In the U.S., the poorest people spend an average of more than three times as much as the wealthiest ones to get access to cash – specifically, about $0.81 a month for those earning under $21,000 annually, compared with $0.25 for those earning more than $100,000, according to the study, published by the Institute for Business in the Global Context at Tufts University.
What’s more, low-income people tend to spend far more time getting cash – time that might have otherwise been spent earning money, running errands, or relaxing. On average, Americans spend twenty-eight minutes a month travelling to get cash. People who don’t use a bank spend five minutes longer getting to the place where they can get cash, and unemployed people spent nearly nine minutes more, not including time spent standing in line.
“The truth is every payment instrument adds a disproportionate cost onto the poor,” said Bhaskar Chakravorti, senior associate dean for international business and finance at Tufts’ Fletcher School and co-author of the study. “Yet cash we tend to think of as the poor man’s best friend. That is where we’re wrong.”
Wealthier people and lower-income people tend to get access to cash differently. Wealthier people are more likely to have bank accounts, which means that they can visit an A.T.M. run by their bank without paying a fee; the same goes for cashing checks. Lower-income people use check-cashing services, which add high fees. Plus, employers have started compensating low-paid, hourly workers with prepaid cards that come with huge fees.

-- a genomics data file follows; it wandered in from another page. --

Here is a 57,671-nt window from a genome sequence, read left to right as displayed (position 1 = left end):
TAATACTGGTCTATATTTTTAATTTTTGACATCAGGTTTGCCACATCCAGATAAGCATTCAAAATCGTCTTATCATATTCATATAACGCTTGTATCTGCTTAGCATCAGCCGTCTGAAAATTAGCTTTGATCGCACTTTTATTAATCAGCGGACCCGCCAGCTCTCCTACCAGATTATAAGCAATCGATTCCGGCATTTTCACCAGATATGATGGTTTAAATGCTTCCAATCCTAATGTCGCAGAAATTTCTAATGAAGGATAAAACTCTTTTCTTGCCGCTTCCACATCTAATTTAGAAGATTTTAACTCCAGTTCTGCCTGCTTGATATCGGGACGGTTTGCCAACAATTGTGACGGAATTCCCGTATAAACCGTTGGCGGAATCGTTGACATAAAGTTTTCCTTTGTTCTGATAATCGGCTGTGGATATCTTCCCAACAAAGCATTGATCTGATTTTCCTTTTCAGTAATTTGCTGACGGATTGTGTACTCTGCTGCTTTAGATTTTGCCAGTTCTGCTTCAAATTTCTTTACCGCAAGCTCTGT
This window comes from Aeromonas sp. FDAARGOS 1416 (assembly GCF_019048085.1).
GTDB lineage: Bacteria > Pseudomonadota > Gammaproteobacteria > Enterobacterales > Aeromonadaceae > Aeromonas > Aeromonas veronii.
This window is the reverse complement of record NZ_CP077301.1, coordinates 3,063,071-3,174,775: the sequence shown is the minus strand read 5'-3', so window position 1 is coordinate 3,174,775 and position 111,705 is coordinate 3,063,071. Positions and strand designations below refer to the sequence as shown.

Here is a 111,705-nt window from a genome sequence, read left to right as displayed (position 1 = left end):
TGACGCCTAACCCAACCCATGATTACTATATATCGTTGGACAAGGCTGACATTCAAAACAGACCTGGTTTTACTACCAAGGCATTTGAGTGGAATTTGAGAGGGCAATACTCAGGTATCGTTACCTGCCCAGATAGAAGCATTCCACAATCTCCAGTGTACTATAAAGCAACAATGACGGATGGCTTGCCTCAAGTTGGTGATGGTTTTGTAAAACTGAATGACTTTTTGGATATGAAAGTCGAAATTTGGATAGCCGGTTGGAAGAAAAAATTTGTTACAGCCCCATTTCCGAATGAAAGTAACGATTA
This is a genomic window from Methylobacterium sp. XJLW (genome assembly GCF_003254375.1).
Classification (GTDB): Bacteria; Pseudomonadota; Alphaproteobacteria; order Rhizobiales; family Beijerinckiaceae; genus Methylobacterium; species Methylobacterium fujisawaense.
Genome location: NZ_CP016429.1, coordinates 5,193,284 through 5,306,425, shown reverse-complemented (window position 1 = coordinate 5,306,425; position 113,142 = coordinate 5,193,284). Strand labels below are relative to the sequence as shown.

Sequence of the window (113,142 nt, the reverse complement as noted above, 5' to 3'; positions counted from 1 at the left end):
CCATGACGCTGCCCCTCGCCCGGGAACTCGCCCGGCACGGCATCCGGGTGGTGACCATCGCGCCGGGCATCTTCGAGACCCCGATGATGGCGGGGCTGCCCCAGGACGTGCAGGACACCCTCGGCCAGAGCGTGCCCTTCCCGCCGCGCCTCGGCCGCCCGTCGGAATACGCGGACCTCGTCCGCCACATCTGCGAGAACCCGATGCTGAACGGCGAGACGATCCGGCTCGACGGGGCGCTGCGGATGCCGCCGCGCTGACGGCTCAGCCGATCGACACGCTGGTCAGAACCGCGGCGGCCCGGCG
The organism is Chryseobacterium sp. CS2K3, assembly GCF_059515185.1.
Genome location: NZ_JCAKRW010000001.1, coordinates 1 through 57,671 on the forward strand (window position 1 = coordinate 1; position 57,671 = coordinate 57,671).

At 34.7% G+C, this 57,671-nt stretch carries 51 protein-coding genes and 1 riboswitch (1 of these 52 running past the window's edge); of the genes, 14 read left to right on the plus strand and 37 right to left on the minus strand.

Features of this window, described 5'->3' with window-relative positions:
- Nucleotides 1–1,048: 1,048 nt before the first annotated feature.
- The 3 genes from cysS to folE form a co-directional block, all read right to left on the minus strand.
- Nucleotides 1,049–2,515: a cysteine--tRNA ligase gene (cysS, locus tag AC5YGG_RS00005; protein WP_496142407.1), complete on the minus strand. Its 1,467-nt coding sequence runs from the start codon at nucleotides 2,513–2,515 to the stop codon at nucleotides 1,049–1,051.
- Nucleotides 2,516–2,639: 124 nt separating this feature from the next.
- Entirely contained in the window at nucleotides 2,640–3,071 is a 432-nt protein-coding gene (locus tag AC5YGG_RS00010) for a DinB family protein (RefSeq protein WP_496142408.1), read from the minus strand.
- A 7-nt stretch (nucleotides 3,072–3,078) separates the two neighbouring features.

All this matters because it adds up to another way in which lower-income people are at a disadvantage when they can’t, or don’t, access the basic financial services that many wealthier people take for granted. A secure and low-cost way to store and retrieve your money remains one of the most essential tools for clawing your way to financial security, and yet rich people are far more likely than the poor to have bank accounts. Low-income Americans don’t just need to make more money; they also need a better way to reach the cash they’ve earned.
Via The New Yorker.